Global Studies and Languages
|Global Studies, B.A. Political and Economic Development Concentration||Degree||B.A.|
|Global Studies, B.A. Language, Literature, and Culture Concentration||Degree||B.A.|
|Global Studies, B.A. U.S. and World Affairs Concentration||Degree||B.A.|
|Spanish for the Health Professions, B.A.||Degree||B.A.|
|Global Studies, Minor||Minor|
|Japanese, Advanced Certificate||Certificate|
|Spanish, Advanced Certifcate||Certificate|
|Japanese, Basic Certificate||Certificate|
|Spanish, Basic Certificate||Certificate|
- I: Global Studies Program
- II: Languages Program
- Global Studies Courses
- Arabic Courses
- Chinese Courses
- Comparative Literature Courses
- French Courses
- German Courses
- Japanese Courses
- Languages and Literatures Courses
- Russian Courses
- Spanish Courses
Cultural competence and the development of critical, analytical, and composition skills are crucial for career success in our world today. Global Studies and Languages was created by the joining of the Department of Languages and Literatures and the International Studies program in order to more effectively and adequately prepare students for global leadership and employment. The goal of the Department of Global Studies and Languages is to impart skills in cross-cultural understanding, language, international diplomacy, and business abilities. The program at Idaho State University opens a world of opportunities for local and international careers in public service, health professions, entrepreneurship, and politics as students expand their talents and intellectual horizons beyond their own local experience. By enhancing their analytical and problem-solving skills, deepening their mastery of the history, politics, traditions, literature, and civilizations associated with other regions of the world, and speaking, listening, reading, and writing in languages other than English, students gain an understanding of areas as diverse as global market relations, communications and consumption, population movements, and the globalization of cultures, politics, and economies.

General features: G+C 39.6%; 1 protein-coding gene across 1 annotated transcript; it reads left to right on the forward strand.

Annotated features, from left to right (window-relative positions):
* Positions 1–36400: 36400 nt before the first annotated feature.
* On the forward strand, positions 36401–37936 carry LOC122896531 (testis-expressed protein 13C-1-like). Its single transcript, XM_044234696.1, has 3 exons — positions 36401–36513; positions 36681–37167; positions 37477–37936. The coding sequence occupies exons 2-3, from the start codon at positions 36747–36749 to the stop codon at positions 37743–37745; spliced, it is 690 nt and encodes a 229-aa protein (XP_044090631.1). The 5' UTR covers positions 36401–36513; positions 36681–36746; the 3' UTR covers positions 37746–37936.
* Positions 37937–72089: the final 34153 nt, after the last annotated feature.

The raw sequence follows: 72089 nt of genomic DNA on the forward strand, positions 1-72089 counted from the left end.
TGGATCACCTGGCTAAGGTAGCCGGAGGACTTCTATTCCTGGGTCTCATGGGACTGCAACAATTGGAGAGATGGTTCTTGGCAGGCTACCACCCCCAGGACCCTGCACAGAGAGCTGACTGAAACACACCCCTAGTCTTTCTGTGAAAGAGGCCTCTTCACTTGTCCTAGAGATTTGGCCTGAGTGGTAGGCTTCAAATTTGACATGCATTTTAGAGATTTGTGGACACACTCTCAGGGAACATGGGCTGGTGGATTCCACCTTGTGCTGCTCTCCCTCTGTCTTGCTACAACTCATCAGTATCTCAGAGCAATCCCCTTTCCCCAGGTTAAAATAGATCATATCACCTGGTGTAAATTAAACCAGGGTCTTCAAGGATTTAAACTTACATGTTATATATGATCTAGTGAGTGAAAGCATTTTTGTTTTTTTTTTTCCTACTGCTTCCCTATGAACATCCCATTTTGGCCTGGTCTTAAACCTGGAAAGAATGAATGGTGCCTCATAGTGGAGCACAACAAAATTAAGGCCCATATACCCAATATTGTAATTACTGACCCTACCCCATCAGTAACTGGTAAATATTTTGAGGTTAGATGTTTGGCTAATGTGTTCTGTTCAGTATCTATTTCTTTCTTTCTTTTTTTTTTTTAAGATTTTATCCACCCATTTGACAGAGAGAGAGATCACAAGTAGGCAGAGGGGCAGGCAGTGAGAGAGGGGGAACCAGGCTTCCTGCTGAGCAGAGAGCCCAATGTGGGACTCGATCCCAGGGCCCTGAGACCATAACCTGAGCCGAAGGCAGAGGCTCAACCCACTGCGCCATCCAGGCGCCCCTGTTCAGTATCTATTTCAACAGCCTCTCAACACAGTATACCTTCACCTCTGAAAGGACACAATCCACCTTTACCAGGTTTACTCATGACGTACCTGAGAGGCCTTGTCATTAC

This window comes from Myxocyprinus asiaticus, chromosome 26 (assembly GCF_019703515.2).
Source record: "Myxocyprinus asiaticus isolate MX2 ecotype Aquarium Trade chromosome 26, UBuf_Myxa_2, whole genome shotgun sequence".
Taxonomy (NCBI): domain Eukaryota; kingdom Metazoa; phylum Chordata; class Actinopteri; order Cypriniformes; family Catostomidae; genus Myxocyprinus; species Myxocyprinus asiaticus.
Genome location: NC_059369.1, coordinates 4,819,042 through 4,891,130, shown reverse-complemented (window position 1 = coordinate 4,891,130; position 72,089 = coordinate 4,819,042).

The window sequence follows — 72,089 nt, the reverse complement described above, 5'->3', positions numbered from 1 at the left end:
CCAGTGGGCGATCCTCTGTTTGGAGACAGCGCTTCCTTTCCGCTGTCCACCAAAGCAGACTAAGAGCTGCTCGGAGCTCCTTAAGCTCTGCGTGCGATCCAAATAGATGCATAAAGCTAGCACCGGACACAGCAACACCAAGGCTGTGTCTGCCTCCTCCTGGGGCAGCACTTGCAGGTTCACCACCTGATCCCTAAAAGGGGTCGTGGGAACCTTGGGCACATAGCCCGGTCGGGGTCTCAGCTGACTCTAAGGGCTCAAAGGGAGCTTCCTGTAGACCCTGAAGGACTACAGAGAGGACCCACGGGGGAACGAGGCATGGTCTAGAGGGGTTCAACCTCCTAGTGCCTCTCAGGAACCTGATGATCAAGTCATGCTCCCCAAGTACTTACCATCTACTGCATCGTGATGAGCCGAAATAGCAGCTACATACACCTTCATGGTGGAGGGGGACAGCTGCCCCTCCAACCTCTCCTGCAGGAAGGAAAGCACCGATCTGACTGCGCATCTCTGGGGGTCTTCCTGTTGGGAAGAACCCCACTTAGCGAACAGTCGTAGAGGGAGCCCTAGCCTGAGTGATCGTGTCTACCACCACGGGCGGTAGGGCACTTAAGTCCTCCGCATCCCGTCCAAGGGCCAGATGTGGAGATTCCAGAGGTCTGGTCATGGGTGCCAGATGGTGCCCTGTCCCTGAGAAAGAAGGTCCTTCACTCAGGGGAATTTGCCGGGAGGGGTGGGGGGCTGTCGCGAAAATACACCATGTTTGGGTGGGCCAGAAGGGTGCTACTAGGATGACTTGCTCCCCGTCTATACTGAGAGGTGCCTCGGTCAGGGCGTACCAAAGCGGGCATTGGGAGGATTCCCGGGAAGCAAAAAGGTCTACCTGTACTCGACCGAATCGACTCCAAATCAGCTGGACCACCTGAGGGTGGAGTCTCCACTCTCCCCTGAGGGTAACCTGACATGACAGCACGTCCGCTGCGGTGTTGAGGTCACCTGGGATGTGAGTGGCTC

I: Global Studies Program
The Global Studies Program offers a Bachelor of Arts (BA) in Global Studies. The program is interdisciplinary. Students are afforded the opportunity to explore a wide range of world cultures, languages, societies, and politics while building on a core curriculum of language, economics, international politics, international organizations, and human rights. A minor is also offered.